“When It’s Dark Out” explores G-Eazy’s life in the limelight

Caleigh Stephens

Bay Area rapper G-Eazy’s sophomore effort,“When It’s Dark Out,” released Dec. 4, has decidedly dark overtones as it details G-Eazy’s newfound fame and how he deals with finally “making it.” The album is largely successful with many noteworthy tracks, yet drags at times and contains a few songs that lessen the overall quality of the album.  

“When It’s Dark Out” switches back and forth between braggadocio and deeply personal tracks of introspection. The two styles occasionally clash, as the album remains a collection of songs only loosely held together by similar topics and the style of G-Eazy’s raps.

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A consistent theme in the album is that G-Eazy had to work for his fame. In “Random,” he raps, “Everybody ain’t got it understand son/This sh*t is not random.” This continues in “One of Them” when G-Eazy raps a similar line. G-Eazy is set on repeating that it wasn’t luck that got him to where he is, and clearly enjoys bragging that his success has come purely from talent.  Arrogance is G-Eazy’s style and he plays it well, but the theme completely dominates the first half of the album, becoming repetitive and leaving the listener asking what else he has to offer.

The songs “One of Them” and “What If” have similar repetitive structures that make both songs seem endless. With little variation in any aspect of the songs, the two become monotonous. Every line begins with “What if,” in the song of the same title, and in “One of Them,” every lyric follows the pattern “I seen that…I need one of them.”  Though the repetition has a positive effect for the first two minutes of each of the songs, it quickly falls flat.

The album focuses on G-Eazy’s vocals, with minimalistic beats and background music. Nearly every word is clear, as G-Eazy raps with a steady, slow rhythm and a simple delivery that emphasizes the lyrics.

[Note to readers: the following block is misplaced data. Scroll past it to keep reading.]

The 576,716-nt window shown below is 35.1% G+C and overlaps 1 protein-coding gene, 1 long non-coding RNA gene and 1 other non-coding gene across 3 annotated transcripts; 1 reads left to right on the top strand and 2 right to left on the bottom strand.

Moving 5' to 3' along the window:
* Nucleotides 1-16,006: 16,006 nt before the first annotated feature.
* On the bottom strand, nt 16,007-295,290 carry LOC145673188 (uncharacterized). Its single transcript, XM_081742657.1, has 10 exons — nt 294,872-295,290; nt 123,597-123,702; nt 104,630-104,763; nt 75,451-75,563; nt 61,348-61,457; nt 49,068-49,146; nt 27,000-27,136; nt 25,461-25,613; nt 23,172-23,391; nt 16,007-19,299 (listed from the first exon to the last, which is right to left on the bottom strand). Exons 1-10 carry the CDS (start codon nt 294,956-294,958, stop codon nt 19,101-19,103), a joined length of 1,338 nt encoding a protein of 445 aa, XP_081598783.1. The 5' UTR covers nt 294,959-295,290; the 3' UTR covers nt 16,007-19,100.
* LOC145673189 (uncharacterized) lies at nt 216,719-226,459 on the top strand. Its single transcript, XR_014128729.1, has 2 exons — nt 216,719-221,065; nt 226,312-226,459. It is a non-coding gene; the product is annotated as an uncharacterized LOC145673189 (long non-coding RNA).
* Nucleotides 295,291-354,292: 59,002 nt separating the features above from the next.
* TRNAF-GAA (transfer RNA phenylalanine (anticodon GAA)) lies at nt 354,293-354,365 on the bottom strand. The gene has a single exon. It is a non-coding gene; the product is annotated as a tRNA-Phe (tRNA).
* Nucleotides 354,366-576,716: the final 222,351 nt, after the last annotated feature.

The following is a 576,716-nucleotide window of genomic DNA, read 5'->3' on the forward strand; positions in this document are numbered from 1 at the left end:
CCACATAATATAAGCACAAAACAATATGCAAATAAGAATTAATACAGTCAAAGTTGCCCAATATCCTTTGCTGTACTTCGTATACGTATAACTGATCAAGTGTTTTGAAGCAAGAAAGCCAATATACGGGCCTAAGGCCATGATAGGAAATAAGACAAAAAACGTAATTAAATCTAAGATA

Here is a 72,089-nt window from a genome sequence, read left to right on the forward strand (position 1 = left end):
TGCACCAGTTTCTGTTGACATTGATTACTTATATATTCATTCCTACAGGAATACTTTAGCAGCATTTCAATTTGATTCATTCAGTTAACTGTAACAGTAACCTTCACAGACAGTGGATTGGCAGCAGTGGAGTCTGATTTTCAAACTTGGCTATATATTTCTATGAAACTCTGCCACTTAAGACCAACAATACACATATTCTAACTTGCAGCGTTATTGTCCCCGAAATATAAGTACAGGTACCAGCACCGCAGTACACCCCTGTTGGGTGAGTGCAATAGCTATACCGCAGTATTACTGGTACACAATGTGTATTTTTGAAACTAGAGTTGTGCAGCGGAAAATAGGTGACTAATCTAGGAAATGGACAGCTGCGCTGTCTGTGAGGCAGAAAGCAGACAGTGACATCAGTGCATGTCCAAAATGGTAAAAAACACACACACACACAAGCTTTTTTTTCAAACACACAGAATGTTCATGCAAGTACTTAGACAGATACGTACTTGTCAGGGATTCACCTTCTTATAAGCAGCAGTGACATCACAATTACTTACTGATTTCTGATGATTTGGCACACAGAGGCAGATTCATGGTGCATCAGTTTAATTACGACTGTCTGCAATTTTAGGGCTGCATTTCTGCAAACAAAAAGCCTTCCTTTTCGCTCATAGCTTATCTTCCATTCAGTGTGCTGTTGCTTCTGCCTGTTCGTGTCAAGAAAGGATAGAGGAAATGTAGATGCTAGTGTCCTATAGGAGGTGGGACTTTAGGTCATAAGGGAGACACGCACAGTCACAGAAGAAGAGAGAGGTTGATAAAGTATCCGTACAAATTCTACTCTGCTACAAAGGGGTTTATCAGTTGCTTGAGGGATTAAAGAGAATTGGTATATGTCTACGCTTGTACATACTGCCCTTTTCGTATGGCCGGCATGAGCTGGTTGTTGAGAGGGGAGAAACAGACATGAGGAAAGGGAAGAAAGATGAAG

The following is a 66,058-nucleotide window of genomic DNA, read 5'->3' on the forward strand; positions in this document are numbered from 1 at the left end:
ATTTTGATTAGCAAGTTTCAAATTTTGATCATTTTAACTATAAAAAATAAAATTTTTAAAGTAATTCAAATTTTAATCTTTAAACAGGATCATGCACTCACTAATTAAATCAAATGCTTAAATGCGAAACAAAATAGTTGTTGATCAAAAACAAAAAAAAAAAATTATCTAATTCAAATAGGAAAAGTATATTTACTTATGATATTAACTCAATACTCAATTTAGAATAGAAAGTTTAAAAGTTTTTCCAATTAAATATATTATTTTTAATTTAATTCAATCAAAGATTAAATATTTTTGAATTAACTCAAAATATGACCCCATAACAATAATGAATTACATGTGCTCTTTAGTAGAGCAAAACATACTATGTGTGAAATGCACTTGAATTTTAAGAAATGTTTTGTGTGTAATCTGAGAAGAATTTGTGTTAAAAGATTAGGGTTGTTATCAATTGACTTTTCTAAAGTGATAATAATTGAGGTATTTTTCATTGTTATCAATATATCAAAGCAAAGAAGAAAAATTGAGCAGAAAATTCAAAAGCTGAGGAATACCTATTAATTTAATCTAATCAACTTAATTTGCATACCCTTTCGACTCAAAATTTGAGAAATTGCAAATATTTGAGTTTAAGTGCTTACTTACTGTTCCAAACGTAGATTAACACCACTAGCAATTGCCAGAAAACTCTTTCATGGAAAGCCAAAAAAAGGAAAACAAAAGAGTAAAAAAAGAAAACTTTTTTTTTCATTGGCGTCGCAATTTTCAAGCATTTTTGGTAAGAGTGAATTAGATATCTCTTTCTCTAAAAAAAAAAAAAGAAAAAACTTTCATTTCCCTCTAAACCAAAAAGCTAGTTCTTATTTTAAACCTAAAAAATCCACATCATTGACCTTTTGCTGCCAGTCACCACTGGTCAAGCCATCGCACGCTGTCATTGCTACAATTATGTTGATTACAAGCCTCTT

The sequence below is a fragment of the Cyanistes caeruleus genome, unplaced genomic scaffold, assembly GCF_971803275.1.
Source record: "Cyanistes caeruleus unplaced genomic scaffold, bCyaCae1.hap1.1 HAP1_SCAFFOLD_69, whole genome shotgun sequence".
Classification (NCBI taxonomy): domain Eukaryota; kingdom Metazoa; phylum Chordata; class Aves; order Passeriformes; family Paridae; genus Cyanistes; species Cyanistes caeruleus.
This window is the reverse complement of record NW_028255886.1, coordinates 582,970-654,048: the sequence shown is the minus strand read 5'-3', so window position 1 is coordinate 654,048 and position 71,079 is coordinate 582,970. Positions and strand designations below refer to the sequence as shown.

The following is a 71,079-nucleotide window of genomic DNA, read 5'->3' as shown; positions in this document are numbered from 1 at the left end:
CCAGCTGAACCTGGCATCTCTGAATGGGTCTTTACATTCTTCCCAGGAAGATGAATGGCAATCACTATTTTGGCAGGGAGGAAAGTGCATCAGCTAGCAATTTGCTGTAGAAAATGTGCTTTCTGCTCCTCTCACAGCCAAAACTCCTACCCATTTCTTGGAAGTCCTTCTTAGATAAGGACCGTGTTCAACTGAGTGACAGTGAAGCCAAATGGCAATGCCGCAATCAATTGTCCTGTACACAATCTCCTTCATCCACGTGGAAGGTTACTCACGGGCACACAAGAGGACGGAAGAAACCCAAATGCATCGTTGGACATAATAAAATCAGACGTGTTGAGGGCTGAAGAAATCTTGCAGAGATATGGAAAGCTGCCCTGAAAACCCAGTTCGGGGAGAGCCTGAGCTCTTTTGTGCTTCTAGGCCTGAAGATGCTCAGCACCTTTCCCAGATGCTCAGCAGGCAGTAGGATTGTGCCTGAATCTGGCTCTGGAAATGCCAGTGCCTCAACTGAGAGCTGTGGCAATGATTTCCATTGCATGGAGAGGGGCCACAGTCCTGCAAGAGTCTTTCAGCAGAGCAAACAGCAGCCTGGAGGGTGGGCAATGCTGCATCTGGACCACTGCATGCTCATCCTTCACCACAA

“Intro,” the short track that kicks off the album, begins with a famous quote from Welsh poet Dylan Thomas, “Do not go gentle into that good night/Rage, rage against the dying of the light.” This sets the dark tone of the album very effectively, but leaves the impression that the rest of the album will be more interesting than it is.

Throughout a few songs on the album, G-Eazy comments on a separation between his rapper persona and his true identity, addressing himself by his first name, Gerald, a theme in sharp, yet much-needed, contrast to his other songs.  In “Sad Boy,” G-Eazy details the hardships of fame, asking, “Gerald what you so sad for?/Why the hell you got the blues?/Everybody wanna be in your shoes.”  G-Eazy has achieved everything he set out for–– fame and money––and yet makes the point that it is still not enough.  The more introspective songs are a welcome departure from the rest of the album and show a mature side of G-Eazy not found in the rest of the album.

In “Everything Will Be OK,” G-Eazy crafts a powerful and deeply personal song about learning to accept his mother’s sexuality and dealing with the death of her long-time girlfriend. The song is a standout on the album, as it diverges from G-Eazy’s usual topics of sex, drugs, and fame.

The album features numerous other artists, including Big Sean, Chris Brown, and Bebe Rexha, who each add to the album, breaking up what would otherwise be a boring listening experience.  That said, G-Eazy’s solo songs are still enjoyable and largely successful in moderation.

The lead single, “Me Myself and I,” is the catchiest on the album, driven by a memorable refrain from Bebe Rexha.  Of all the songs on the album, this one is the most radio-friendly.  The song details G-Eazy’s internal struggles with fame as he seeks to stay true to himself while everything is changing around him.

Overall, “When It’s Dark Out” effectively showcases G-Eazy’s talent, but leaves some cohesivity and maturity to be desired.